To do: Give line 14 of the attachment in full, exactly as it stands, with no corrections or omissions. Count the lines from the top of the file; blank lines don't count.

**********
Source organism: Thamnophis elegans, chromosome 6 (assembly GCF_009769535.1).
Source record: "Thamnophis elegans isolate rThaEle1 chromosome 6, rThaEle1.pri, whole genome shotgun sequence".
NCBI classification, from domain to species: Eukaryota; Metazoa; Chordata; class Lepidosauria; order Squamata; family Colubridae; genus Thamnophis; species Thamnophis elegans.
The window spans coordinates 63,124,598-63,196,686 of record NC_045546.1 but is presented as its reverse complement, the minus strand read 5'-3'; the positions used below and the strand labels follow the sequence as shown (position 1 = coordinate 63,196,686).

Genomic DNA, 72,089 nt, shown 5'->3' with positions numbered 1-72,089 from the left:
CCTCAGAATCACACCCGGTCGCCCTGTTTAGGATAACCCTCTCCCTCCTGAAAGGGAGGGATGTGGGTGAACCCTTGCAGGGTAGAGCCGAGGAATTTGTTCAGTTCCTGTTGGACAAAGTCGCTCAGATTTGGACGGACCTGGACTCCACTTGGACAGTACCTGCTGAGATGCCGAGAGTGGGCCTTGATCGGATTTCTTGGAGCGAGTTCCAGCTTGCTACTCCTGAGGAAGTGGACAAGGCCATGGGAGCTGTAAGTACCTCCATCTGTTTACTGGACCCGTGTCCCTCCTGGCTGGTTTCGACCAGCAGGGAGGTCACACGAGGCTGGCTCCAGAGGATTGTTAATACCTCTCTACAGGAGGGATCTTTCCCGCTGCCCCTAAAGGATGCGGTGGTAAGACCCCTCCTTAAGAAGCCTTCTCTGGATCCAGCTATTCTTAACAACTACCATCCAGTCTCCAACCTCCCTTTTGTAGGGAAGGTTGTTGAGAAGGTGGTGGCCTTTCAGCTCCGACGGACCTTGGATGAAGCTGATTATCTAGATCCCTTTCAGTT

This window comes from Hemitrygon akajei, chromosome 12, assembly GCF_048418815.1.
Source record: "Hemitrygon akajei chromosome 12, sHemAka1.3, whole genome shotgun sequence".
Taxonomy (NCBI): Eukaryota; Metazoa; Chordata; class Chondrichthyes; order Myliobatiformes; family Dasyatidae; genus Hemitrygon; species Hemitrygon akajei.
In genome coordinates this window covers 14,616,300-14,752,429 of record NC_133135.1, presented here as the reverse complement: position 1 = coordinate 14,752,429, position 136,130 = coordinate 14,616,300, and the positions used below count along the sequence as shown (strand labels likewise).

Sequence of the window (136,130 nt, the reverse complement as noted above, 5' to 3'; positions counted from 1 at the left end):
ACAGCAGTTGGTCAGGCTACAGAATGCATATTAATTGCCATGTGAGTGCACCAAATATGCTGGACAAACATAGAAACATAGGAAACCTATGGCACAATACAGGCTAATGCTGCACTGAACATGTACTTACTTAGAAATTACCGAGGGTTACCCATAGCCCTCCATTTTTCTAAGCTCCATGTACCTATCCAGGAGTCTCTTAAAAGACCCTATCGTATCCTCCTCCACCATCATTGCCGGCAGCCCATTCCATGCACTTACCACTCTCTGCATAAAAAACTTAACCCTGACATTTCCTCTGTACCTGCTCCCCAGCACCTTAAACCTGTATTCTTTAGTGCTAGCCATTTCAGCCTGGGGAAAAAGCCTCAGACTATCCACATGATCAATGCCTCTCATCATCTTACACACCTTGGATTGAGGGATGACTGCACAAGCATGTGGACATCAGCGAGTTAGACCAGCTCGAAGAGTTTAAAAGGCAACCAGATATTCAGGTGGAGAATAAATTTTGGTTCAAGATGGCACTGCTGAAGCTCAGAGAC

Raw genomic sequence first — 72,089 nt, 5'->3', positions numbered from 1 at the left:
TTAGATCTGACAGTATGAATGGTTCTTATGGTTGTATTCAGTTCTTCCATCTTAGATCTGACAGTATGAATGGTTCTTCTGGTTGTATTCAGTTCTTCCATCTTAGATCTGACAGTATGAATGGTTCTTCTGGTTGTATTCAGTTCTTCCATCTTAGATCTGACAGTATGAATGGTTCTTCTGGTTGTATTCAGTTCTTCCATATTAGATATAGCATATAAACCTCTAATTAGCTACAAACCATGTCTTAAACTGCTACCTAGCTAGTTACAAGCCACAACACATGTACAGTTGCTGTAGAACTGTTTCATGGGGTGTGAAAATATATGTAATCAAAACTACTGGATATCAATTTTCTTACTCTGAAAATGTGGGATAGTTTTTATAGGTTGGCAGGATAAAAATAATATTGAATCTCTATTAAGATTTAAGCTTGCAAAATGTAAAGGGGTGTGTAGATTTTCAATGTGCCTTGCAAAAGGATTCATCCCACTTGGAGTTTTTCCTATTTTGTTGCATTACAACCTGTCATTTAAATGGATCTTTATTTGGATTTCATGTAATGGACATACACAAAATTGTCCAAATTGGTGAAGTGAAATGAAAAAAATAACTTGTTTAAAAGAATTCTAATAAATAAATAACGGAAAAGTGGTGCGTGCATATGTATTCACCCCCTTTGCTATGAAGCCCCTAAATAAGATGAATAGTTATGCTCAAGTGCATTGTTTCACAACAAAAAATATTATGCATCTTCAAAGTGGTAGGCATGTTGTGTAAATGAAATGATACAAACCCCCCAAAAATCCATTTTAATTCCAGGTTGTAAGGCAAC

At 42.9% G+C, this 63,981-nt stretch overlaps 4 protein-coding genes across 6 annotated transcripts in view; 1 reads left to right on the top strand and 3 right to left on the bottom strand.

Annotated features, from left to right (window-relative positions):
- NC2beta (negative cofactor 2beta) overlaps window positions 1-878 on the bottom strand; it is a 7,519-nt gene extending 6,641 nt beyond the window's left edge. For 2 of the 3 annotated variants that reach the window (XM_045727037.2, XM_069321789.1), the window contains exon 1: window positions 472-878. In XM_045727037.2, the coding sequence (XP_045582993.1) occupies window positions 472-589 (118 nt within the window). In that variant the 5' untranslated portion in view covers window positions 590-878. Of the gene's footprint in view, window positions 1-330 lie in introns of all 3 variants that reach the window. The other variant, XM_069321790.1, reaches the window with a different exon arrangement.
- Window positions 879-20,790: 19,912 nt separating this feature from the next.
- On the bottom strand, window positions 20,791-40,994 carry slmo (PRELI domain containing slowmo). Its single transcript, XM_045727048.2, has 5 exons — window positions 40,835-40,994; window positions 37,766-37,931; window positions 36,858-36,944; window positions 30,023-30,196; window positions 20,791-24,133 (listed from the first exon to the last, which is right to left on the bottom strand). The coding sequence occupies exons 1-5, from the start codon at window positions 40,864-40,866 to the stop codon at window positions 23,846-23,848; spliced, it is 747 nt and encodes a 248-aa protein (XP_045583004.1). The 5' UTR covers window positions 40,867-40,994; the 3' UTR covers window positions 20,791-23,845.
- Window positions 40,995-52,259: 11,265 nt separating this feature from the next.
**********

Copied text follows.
TTAGATCTGACAGTATGAATGGTTCTTATGGTTGTATTCAGTTCTTCCATCTTAGATCTGACAGTATGAATGGTTCTTCTGGTTGTATTCAGTTCTTCCATCTTAGATCTGACAGTATGAATGGTTCTTCTGGTTGTATTCAGTTCTTCCATCTTAGATCTGACAGTATGAATGGTTCTTCTGGTTGTATTCAGTTCTTCCATATTAGATATAGCATATAAACCTCTAATTAGCTACAAACCATGTCTTAAACTGCTACCTAGCTAGTTACAAGCCACAACACATGTACAGTTGCTGTAGAACTGTTTCATGGGGTGTGAAAATATATGTAATCAAAACTACTGGATATCAATTTTCTTACTCTGAAAATGTGGGATAGTTTTTATAGGTTGGCAGGATAAAAATAATATTGAATCTCTATTAAGATTTAAGCTTGCAAAATGTAAAGGGGTGTGTAGATTTTCAATGTGCCTTGCAAAAGGATTCATCCCACTTGGAGTTTTTCCTATTTTGTTGCATTACAACCTGTCATTTAAATGGATCTTTATTTGGATTTCATGTAATGGACATACACAAAATTGTCCAAATTGGTGAAGTGAAATGAAAAAAATAACTTGTTTAAAAGAATTCTAATAAATAAATAACGGAAAAGTGGTGCGTGCATATGTATTCACCCCCTTTGCTATGAAGCCCCTAAATAAGATGAATAGTTATGCTCAAGTGCATTGTTTCACAACAAAAAATATTATGCATCTTCAAAGTGGTAGGCATGTTGTGTAAATGAAATGATACAAACCCCCCAAAAATCCATTTTAATTCCAGGTTGTAAGGCAAC